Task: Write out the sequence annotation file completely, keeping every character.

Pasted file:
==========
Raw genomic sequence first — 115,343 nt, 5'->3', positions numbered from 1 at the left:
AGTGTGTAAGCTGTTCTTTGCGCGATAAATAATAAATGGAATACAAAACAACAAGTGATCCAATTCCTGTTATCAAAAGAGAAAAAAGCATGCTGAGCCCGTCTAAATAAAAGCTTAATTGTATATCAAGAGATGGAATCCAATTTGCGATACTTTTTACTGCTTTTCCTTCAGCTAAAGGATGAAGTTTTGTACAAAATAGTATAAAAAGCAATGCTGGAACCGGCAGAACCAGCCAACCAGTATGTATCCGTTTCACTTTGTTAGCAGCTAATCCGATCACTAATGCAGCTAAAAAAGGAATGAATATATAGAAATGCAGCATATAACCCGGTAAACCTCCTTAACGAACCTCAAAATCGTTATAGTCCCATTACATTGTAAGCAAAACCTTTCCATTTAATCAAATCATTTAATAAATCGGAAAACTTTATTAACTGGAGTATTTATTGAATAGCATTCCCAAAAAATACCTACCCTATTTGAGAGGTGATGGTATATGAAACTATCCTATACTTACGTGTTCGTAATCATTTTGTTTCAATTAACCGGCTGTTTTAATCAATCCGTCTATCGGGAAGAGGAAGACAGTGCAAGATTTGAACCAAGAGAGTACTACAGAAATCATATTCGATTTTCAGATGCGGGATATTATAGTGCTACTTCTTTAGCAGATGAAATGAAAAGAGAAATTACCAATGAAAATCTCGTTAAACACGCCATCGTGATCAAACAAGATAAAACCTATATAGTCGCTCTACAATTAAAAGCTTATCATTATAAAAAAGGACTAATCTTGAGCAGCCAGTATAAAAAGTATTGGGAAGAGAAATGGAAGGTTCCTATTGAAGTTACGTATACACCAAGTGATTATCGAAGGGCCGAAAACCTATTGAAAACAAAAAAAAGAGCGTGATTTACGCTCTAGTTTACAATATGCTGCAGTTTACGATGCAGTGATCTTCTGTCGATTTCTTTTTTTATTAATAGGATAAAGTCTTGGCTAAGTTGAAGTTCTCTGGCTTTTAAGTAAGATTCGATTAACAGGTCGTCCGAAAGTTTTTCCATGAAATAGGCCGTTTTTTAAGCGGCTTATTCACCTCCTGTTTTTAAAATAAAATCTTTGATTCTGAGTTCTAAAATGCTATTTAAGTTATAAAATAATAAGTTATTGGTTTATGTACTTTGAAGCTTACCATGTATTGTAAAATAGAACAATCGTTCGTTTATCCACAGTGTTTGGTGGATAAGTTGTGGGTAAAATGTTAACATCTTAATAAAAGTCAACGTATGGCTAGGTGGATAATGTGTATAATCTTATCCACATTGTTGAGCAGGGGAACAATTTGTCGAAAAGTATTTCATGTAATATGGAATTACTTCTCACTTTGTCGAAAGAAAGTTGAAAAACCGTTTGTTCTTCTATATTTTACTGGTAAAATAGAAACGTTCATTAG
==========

Raw genomic sequence first — 115,343 nt, 5'->3', positions numbered from 1 at the left:
AGTGTGTAAGCTGTTCTTTGCGCGATAAATAATAAATGGAATACAAAACAACAAGTGATCCAATTCCTGTTATCAAAAGAGAAAAAAGCATGCTGAGCCCGTCTAAATAAAAGCTTAATTGTATATCAAGAGATGGAATCCAATTTGCGATACTTTTTACTGCTTTTCCTTCAGCTAAAGGATGAAGTTTTGTACAAAATAGTATAAAAAGCAATGCTGGAACCGGCAGAACCAGCCAACCAGTATGTATCCGTTTCACTTTGTTAGCAGCTAATCCGATCACTAATGCAGCTAAAAAAGGAATGAATATATAGAAATGCAGCATATAACCCGGTAAACCTCCTTAACGAACCTCAAAATCGTTATAGTCCCATTACATTGTAAGCAAAACCTTTCCATTTAATCAAATCATTTAATAAATCGGAAAACTTTATTAACTGGAGTATTTATTGAATAGCATTCCCAAAAAATACCTACCCTATTTGAGAGGTGATGGTATATGAAACTATCCTATACTTACGTGTTCGTAATCATTTTGTTTCAATTAACCGGCTGTTTTAATCAATCCGTCTATCGGGAAGAGGAAGACAGTGCAAGATTTGAACCAAGAGAGTACTACAGAAATCATATTCGATTTTCAGATGCGGGATATTATAGTGCTACTTCTTTAGCAGATGAAATGAAAAGAGAAATTACCAATGAAAATCTCGTTAAACACGCCATCGTGATCAAACAAGATAAAACCTATATAGTCGCTCTACAATTAAAAGCTTATCATTATAAAAAAGGACTAATCTTGAGCAGCCAGTATAAAAAGTATTGGGAAGAGAAATGGAAGGTTCCTATTGAAGTTACGTATACACCAAGTGATTATCGAAGGGCCGAAAACCTATTGAAAACAAAAAAAAGAGCGTGATTTACGCTCTAGTTTACAATATGCTGCAGTTTACGATGCAGTGATCTTCTGTCGATTTCTTTTTTTATTAATAGGATAAAGTCTTGGCTAAGTTGAAGTTCTCTGGCTTTTAAGTAAGATTCGATTAACAGGTCGTCCGAAAGTTTTTCCATGAAATAGGCCGTTTTTTAAGCGGCTTATTCACCTCCTGTTTTTAAAATAAAATCTTTGATTCTGAGTTCTAAAATGCTATTTAAGTTATAAAATAATAAGTTATTGGTTTATGTACTTTGAAGCTTACCATGTATTGTAAAATAGAACAATCGTTCGTTTATCCACAGTGTTTGGTGGATAAGTTGTGGGTAAAATGTTAACATCTTAATAAAAGTCAACGTATGGCTAGGTGGATAATGTGTATAATCTTATCCACATTGTTGAGCAGGGGAACAATTTGTCGAAAAGTATTTCATGTAATATGGAATTACTTCTCACTTTGTCGAAAGAAAGTTGAAAAACCGTTTGTTCTTCTATATTTTACTGGTAAAATAGAAACGTTCATTAG